Don’t Chase Stocks or the Market

The concept of chasing stocks is one that has always been of interest to me. I believe investors chase markets as well. This is similar to the dog who chases the car barking… what will the dog do if it catches it? How does it hold on once it does catch it? The same may very well be true in chasing stocks and markets as they move higher and higher. All of my study has led to one conclusion… we chase things because we don’t to be left behind. We aren’t chasing because we planned or predetermined what course we wanted to take, we just fell or happened upon it and now we want to get on board. The same is true of the dog… happily playing in the yard, a car drives by, and thought, CAR! chase it. The dog thought process was that looks like a fun thing to do, and off the dog goes. What worse than the fact they failed to catch the car is they are now somewhere down the road far from where they were and wondering how they got there. Investing is about having a strategy, planning out your strategy, and implementing your strategy to achieve a predetermined goal or objective. Not chasing every car that drives by only to find yourself down the road attempting to determine what to do now.

I know you want to know why I went of that diatribe or tangent… For the simple reason my email box is full of questions about buying Apple. Is it too late to buy? Do you think it is overbought? Should I buy it on a pullback? My question: at what point did to you decide you wanted to own Apple? Why? What is the objective… and please don’t insult me with the answer of, “make money”. Buy stocks is a risk/reward proposition and understanding the why is equally as important as the how.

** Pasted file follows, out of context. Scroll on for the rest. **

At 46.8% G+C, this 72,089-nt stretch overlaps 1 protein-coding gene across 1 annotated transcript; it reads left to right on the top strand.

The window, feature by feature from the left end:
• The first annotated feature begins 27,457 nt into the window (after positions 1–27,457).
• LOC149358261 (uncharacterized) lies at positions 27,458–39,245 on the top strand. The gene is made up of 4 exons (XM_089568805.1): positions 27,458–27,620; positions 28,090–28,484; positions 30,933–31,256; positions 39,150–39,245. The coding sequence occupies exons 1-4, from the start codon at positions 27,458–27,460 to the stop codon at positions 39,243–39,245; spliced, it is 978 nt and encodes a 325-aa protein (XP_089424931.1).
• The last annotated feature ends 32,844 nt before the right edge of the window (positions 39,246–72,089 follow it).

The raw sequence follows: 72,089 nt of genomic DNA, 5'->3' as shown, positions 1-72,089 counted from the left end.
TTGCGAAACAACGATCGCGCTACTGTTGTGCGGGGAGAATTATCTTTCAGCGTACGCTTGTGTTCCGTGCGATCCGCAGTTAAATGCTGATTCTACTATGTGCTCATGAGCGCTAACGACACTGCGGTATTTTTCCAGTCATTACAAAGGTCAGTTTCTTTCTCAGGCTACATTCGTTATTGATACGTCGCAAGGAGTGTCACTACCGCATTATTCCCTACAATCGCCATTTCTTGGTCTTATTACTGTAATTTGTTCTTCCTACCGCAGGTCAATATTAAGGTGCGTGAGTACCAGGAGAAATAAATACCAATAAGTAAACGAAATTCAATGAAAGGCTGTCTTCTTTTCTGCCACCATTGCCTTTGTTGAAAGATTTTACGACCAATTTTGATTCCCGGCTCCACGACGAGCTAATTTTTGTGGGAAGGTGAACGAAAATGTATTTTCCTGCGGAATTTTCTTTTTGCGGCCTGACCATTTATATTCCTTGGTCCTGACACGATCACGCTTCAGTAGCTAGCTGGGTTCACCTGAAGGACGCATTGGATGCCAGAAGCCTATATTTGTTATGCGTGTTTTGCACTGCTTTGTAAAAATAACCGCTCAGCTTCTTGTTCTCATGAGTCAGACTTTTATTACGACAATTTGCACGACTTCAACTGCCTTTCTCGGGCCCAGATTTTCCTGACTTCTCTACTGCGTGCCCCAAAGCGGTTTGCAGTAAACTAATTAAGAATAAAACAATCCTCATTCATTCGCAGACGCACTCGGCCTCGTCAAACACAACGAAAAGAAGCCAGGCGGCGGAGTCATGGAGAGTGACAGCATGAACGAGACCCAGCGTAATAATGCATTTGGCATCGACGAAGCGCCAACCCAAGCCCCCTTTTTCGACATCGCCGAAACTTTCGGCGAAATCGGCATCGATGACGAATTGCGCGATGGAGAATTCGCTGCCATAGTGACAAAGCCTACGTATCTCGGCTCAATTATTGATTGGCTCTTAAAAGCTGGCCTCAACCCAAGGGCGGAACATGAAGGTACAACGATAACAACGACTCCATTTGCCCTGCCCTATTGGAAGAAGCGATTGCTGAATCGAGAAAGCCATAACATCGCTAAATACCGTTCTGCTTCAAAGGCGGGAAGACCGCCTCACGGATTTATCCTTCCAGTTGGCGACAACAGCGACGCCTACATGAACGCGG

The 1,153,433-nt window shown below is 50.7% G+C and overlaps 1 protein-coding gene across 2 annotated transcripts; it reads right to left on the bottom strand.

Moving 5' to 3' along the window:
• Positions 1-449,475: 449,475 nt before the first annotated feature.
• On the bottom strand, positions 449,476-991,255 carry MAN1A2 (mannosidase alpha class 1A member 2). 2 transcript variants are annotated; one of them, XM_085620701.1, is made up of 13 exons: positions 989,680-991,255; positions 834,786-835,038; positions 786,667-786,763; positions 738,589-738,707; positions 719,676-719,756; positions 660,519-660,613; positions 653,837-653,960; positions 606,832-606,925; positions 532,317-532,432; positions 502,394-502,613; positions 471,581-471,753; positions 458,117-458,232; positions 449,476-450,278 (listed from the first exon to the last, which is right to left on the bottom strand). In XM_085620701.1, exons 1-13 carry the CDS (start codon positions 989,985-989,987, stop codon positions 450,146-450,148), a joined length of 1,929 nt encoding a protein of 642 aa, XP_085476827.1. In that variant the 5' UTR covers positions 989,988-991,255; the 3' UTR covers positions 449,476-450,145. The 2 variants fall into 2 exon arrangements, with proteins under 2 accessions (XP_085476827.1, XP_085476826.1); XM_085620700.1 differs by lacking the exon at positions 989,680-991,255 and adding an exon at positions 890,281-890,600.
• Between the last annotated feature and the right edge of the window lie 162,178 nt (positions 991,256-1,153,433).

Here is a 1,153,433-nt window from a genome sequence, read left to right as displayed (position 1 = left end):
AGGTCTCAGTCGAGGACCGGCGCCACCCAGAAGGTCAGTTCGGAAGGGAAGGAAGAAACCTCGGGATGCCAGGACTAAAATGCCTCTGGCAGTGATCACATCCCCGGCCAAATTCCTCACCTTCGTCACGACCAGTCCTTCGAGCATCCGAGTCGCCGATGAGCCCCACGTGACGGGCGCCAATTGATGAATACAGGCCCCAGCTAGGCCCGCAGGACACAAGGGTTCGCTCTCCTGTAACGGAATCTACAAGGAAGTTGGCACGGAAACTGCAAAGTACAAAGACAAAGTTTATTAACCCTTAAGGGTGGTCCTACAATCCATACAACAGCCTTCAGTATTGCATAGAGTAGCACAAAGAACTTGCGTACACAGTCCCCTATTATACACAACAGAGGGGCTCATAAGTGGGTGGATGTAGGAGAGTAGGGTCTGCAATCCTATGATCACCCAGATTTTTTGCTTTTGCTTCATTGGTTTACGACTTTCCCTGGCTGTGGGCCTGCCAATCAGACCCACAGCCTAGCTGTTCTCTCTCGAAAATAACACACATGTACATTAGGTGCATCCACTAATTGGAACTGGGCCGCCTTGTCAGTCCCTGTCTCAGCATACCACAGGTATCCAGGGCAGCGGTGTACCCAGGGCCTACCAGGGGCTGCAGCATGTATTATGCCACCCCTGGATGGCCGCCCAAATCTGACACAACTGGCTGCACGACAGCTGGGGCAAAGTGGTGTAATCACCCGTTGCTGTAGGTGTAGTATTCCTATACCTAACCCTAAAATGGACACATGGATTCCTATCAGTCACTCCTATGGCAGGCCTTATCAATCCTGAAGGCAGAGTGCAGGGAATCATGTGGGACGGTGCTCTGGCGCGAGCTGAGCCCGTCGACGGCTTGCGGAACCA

Let’s put this is a real life example… My wife last summer asked me if I would buy some Apple in her IRA account. When I asked her why, the reply was simple, I like the company and I believe they are going to do well over the long term. My response was, okay, when the chart sets up to give us a reasonable entry point I will add a 5% position in your account. On a test of the uptrend move in late June the stock dropped 5% and we established an entry point of $91  and added the shares. In September the stock again tested lower and held support again. This time I asked her if she would like to add to her Apple position as the test gave a good entry point if she wanted to do so. Her answer, yes. We added another 5% to the account at $100. And the story goes on as we added and sold share over the last five months to trade the volatility in the stock. When the stock broke above $120 I started getting emails asking about owning the stock. Having run up 30% from the purchase point last summer, I was looking at the chart and asking why would you chase it here? I am not in a position that I like to give blind advice first of all and second, when a stock runs vertical from $105 to $133 in five weeks you should be thinking about locking in profit not buying your initial position. The chart below shows the move in Apple off the January lows, but also the run higher since last April. Chasing stocks is not my idea of an investment strategy. Predetermining why, how much, time frame and risk management are planning and implementing a strategy. If I wanted to buy apple today… I would look at what strategy works best going forward, plan, execute and follow my discipline.


If we look at a chart of the S&P 500 index we see a similar move in the index as we have seen in Apple. Some of that is related to the market capitalization of Apple within the index, but the move higher has been aggressive is a short period and the risk is elevated as well. I am not in the business of predicting where stocks or indexes go looking forward, but I am in the business of managing the risk associated with my money. Determine your exit points now should the market sell off, not when it sells off. Equally determine your entry point should the index test support and bounce giving your a reasonable risk/reward trade. It’s Your Money… Manage IT in accordance with your strategy and objectives.